• Damage due to improper handling or packing during loading or unloading.
  • Loss due to misplacement or misrouting by air carriers.
  • Damage from exposure to extreme weather conditions during transit.
  • Delays causing spoilage, particularly for perishable items.

Whether they originate from internal or external factors, it’s vital to understand these risks and ensure your insurance policy covers them.

Marine Cargo Insurance

The primary purpose of marine cargo insurance is to mitigate financial losses resulting from physical damage or loss of goods during sea transit. Problems come up due to a variety of reasons, referred to as ‘perils’ in insurance terms.

 Here are some of the common perils associated with marine cargo transport:

  • Maritime Disasters: These include incidents like shipwrecks, stranding, or collisions that can lead to substantial loss or damage to cargo. 
  • Seawater Damage: Goods can be damaged by seawater due to broken containers, faulty ship construction, or severe weather conditions.
  • Piracy: Piracy remains a significant risk in certain sea routes. Pirates can hijack ships, steal valuable goods, or damage the cargo.
  • Theft or Non-delivery: Goods can be stolen during transit or not delivered at all. This risk is especially high in certain regions with high crime rates.
  • War and Political Risks: These include risks associated with war, civil unrest, or political instability in the countries the goods are being transported through.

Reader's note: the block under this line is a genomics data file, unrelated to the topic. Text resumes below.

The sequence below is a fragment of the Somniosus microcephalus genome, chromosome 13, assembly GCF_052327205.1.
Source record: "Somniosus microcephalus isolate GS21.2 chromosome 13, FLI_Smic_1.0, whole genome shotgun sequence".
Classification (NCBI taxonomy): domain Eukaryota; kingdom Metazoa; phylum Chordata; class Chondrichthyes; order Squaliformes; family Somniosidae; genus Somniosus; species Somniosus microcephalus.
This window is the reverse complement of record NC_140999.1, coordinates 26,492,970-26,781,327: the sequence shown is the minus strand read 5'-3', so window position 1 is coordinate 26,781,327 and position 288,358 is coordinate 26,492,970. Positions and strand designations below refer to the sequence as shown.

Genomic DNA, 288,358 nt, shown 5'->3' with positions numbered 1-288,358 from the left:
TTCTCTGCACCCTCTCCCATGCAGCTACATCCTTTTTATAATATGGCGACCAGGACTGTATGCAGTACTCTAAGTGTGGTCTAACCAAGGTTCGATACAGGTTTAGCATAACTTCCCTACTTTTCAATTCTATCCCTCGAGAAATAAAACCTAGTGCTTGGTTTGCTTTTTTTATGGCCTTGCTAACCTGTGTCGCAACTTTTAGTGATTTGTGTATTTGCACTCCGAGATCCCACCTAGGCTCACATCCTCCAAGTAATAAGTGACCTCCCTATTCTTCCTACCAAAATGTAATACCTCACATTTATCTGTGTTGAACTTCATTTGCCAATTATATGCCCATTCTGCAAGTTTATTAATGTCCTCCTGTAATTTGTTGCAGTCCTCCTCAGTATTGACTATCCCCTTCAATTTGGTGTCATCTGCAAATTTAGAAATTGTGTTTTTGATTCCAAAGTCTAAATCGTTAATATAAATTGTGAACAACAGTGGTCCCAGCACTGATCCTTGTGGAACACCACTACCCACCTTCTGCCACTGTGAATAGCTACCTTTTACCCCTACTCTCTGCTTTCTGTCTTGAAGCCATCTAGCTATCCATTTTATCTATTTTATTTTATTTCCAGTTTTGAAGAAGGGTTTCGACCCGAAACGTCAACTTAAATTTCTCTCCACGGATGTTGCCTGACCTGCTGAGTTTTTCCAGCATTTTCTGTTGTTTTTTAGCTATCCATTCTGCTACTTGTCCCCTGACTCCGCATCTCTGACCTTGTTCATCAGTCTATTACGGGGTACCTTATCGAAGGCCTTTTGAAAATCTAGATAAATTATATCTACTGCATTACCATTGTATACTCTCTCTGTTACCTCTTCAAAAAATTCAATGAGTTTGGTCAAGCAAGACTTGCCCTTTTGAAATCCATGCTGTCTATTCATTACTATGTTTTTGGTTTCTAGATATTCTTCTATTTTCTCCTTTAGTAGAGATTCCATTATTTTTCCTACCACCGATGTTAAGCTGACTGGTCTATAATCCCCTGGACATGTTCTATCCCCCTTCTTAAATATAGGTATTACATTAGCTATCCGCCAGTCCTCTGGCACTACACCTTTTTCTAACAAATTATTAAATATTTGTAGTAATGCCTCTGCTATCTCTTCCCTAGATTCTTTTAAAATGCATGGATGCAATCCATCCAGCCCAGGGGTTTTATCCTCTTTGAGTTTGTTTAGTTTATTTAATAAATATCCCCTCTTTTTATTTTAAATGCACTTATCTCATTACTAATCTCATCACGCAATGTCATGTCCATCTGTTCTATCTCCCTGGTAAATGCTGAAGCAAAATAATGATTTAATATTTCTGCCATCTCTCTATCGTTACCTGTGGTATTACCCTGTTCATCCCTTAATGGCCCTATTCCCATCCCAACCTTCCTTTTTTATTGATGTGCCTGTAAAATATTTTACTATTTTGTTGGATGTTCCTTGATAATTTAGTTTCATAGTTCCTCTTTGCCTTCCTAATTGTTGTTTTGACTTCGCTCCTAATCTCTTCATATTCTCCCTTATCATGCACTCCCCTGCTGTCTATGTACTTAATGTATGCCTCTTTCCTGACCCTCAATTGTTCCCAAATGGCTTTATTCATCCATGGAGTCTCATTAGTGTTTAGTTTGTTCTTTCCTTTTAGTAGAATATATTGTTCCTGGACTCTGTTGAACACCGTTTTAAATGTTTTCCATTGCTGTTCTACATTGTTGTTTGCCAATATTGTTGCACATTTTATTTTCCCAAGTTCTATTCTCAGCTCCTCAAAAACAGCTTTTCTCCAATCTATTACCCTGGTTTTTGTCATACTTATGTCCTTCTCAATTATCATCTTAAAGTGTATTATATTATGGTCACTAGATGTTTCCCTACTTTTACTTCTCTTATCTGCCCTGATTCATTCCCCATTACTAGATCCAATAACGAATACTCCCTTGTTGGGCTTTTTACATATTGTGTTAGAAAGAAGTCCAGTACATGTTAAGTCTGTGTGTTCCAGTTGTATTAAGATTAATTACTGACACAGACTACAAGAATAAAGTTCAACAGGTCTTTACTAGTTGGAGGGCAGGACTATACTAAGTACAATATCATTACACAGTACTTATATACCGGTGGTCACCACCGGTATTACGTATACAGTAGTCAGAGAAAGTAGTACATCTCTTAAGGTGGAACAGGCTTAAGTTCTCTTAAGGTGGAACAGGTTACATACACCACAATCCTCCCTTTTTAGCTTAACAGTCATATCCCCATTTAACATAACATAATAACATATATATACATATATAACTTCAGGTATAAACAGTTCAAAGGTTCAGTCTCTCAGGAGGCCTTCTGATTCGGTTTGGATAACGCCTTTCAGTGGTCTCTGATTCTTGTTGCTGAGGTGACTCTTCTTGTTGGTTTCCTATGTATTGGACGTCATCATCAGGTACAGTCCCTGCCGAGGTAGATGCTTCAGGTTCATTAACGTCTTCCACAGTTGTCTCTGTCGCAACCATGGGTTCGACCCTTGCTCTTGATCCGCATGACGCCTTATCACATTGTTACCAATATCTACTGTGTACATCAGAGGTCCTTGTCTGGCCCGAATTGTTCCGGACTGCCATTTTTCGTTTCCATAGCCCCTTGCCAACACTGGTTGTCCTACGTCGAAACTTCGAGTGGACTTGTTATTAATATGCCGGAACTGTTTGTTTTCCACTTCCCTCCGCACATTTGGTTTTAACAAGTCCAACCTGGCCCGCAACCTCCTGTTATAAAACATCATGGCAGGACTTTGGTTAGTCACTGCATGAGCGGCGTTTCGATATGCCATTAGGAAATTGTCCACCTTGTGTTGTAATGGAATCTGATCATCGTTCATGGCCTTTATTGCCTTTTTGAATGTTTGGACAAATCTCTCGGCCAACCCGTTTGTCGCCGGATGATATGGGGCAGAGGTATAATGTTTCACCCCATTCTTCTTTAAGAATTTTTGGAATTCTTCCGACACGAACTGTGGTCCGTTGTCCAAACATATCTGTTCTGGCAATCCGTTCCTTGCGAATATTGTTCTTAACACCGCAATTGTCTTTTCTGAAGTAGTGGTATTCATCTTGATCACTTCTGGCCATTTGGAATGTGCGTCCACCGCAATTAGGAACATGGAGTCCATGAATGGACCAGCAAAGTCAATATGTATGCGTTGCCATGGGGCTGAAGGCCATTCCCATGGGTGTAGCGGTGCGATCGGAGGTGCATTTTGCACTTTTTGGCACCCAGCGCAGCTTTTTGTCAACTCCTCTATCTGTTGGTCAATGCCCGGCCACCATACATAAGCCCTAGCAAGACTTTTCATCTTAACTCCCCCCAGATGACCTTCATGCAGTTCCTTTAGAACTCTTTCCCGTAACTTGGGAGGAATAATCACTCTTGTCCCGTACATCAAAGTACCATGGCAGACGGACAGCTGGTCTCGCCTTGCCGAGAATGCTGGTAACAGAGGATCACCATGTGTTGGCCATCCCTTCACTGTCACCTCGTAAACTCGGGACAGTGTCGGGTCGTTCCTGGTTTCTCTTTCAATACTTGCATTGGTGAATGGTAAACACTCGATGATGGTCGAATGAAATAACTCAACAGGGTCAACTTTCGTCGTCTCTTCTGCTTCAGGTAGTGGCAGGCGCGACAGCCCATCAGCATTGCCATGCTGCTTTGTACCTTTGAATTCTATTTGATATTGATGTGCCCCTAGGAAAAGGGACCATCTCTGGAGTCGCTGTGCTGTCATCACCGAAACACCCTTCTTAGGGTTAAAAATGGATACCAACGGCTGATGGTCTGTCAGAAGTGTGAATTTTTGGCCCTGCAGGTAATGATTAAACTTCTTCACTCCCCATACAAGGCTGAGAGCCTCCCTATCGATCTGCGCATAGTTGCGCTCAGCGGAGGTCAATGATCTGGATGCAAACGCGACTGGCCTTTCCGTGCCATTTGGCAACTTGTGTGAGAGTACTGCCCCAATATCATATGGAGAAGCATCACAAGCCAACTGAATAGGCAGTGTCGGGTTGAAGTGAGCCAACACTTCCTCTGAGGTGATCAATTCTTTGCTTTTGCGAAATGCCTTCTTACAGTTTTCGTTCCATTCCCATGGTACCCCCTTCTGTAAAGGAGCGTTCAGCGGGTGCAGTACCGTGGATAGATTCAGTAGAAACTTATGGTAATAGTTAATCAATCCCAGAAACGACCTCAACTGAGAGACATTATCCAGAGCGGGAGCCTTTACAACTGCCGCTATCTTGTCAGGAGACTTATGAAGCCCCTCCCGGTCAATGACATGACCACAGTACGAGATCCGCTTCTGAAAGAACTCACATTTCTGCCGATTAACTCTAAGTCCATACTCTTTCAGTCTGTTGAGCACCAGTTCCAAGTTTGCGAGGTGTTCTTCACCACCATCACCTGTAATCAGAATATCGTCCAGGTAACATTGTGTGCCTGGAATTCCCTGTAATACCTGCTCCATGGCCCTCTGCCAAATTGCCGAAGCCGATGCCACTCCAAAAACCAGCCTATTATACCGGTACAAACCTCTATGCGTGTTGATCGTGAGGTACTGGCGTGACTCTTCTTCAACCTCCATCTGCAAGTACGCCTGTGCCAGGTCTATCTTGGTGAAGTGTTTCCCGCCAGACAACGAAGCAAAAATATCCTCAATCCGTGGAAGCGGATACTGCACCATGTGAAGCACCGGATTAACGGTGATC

• Jettison: In emergency situations, goods might be deliberately thrown overboard (jettisoned) to stabilize the vessel, causing a loss to the owner of the goods.

Given these risks, the importance of marine cargo insurance for importers and exporters cannot be overstated. It provides peace of mind to businesses and assures them that their financial interests are safeguarded, regardless of the perils that might occur during sea transit.

Truckload Cargo Insurance

In the trucking industry, a lot can happen between loading and delivering your cargo. Risks such as road accidents, theft, and damages from loading and unloading are fairly common. 

Some of the risks from which land cargo insurance offers protection include:

  • Traffic Accidents: One of the most common risks, traffic accidents can cause severe damage to the cargo, especially if it’s fragile or perishable.
  • Theft: Trucks often need to make stops during transit, making them susceptible to theft. High-value or easily re-sold goods, are especially at risk.
  • Damage during Loading and Unloading: This is a risk at both the departure and destination points. If cargo isn’t  properly handled, it can result in majordamage.
  • Exposure to Elements: If the truck’s body isn’t weatherproof, cargo might be exposed to rain, snow, or extreme temperatures, which can damage certain types of goods.
  • Spoilage: For perishable goods, any failure in the truck’s refrigeration system can result in spoilage, leading to a total loss of the cargo.
  • Strikes and Riots: These can lead to delays or even damage and loss if the truck gets caught in the middle.

Choosing the right motor truck cargo insurance provider for your truckload can ensure comprehensive coverage against these common perils.

Real-Life Examples of Cargo Insurance Rates

Jewelery on display in a clear case.